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Sending this out on Sunday this week to try something new. This week I was lucky enough to interview Matthew Tamayo, Founder and CEO of Kryptnostic. Matthew left Palantir in 2014 to found Kryptnostic – a tool to facilitate search within encrypted files. Kryptnostic raised $2mm in seed funding several months ago.
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Your main product is encrypted search in the cloud. What made you realize this was a problem? Why aren’t a lot of other players working to tackle it?
Search is the most basic functionality people expect from their data in the cloud. The ability to search e-mails, documents, and other data stored in the cloud without having to give the cloud plaintext access provides security, privacy, and compliance benefits for enterprises– many of whom are unwilling to even migrate to the cloud.
Could you explain how enterprise users are currently able to interact with files in the cloud and how adding your service on top of a cloud storage provider would add value above the status quo?
Enterprise users either use homegrown systems, Box, DropBox, Huddle, Tresorit, Office 365, or other products to interact with files in the cloud. Our product is not a end-consumer product. It is a set of SDKs and services that enable developers to build equivalent experiences, without having to maintain full access to their data.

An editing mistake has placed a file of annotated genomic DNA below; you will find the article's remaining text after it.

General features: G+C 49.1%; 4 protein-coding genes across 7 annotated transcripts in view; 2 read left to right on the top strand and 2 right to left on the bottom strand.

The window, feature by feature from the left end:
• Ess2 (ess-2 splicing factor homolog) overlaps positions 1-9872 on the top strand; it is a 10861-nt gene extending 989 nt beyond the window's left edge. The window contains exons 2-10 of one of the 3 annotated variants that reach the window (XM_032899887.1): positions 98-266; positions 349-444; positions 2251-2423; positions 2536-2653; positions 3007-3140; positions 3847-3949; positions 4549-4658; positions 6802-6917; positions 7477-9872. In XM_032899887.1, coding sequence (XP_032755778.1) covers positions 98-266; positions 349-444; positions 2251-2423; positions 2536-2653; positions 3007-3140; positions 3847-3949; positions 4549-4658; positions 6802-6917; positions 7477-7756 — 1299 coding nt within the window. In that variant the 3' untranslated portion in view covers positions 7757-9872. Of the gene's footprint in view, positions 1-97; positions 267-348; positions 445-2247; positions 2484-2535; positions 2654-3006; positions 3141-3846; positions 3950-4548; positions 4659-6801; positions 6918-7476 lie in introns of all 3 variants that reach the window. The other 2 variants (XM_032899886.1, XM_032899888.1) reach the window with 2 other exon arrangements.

In a blog post, you reference the possibility of a black swan event in security in which a cloud storage provider is hacked and data from millions of customers is stolen. How secure are today’s cloud storage providers like Box and Dropbox?
It’s not a black swan event– the hacks just keep coming Anthem, Premera, Sony, JPM, etc the list goes on. For example, Slack was recently compromised: http://www.wired.com/2015/03/slack-admits-hacked-enables-2-factor-authentication/
If a big bank like JPM, with the effectively unlimited resources for their security team gets hacked– where does that leave other companies who hold valuable data but aren’t focused on security or don’t understand the current nature of cyberthreats?
Box and Dropbox are probably better sources of information on their own security practices, but I can say that neither provides privacy. Drew Housto (Dropbox CEO) has some very strong opinions on this here:http://techcrunch.com/2014/11/04/dropboxs-drew-houston-responds-to-snowdens-privacy-criticism-its-a-trade-off/
How did you choose Felicis, RRE, Index and Harrison as your investors? In what ways are you looking for them to add value?
- If Sony’s employees are successful in their attempt to sue the company for negligence, they will set a precedent that will have large implications over how corporations must protect employee data. “Doing nothing” isn’t okay anymore.
- For a security policy to be effective, it must barely be noticeable. If it creates extra friction for the user, they will find ways to work around it.
- In the DoD’s Cyber Strategy Report, the government notes that it has started developing cyber “weapons” such as malware to allow it to go on cyber offense if a situation demands it. The DoD maintains that it’s the responsibility of corporations to protect against threats such as IP theft, but that the government may step in in extreme cases.
- Some interesting highlights from the cybersecurity world’s biggest conference. Apparently companies spend twice as much on cybersecurity services as they do on cybersecurity products.
- Cowan debunks the notion that just because a company is small, hackers won’t be interested in their data. Use secure coding practices to mitigate malware attacks, use cloud-based services to help avoid DDoS attacks.
- Despite the urging of law enforcement, Congress seems reluctant to force companies like Google and Apple to create a “backdoor” for law enforcement to get past encrypted user data.